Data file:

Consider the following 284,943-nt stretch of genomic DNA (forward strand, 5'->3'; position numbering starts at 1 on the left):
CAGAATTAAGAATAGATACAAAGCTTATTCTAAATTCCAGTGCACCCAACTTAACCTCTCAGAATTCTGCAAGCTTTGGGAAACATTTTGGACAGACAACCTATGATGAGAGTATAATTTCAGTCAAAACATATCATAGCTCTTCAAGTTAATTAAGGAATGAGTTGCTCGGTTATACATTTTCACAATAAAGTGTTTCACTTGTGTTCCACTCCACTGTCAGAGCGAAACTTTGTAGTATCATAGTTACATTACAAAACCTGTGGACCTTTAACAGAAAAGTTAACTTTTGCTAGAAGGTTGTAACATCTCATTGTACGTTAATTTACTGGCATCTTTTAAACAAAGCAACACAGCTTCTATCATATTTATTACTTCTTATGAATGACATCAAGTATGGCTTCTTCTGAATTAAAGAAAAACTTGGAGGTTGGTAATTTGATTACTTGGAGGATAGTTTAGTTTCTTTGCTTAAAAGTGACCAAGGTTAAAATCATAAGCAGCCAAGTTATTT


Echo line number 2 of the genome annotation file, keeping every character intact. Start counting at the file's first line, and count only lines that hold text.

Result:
CAGAATTAAGAATAGATACAAAGCTTATTCTAAATTCCAGTGCACCCAACTTAACCTCTCAGAATTCTGCAAGCTTTGGGAAACATTTTGGACAGACAACCTATGATGAGAGTATAATTTCAGTCAAAACATATCATAGCTCTTCAAGTTAATTAAGGAATGAGTTGCTCGGTTATACATTTTCACAATAAAGTGTTTCACTTGTGTTCCACTCCACTGTCAGAGCGAAACTTTGTAGTATCATAGTTACATTACAAAACCTGTGGACCTTTAACAGAAAAGTTAACTTTTGCTAGAAGGTTGTAACATCTCATTGTACGTTAATTTACTGGCATCTTTTAAACAAAGCAACACAGCTTCTATCATATTTATTACTTCTTATGAATGACATCAAGTATGGCTTCTTCTGAATTAAAGAAAAACTTGGAGGTTGGTAATTTGATTACTTGGAGGATAGTTTAGTTTCTTTGCTTAAAAGTGACCAAGGTTAAAATCATAAGCAGCCAAGTTATTT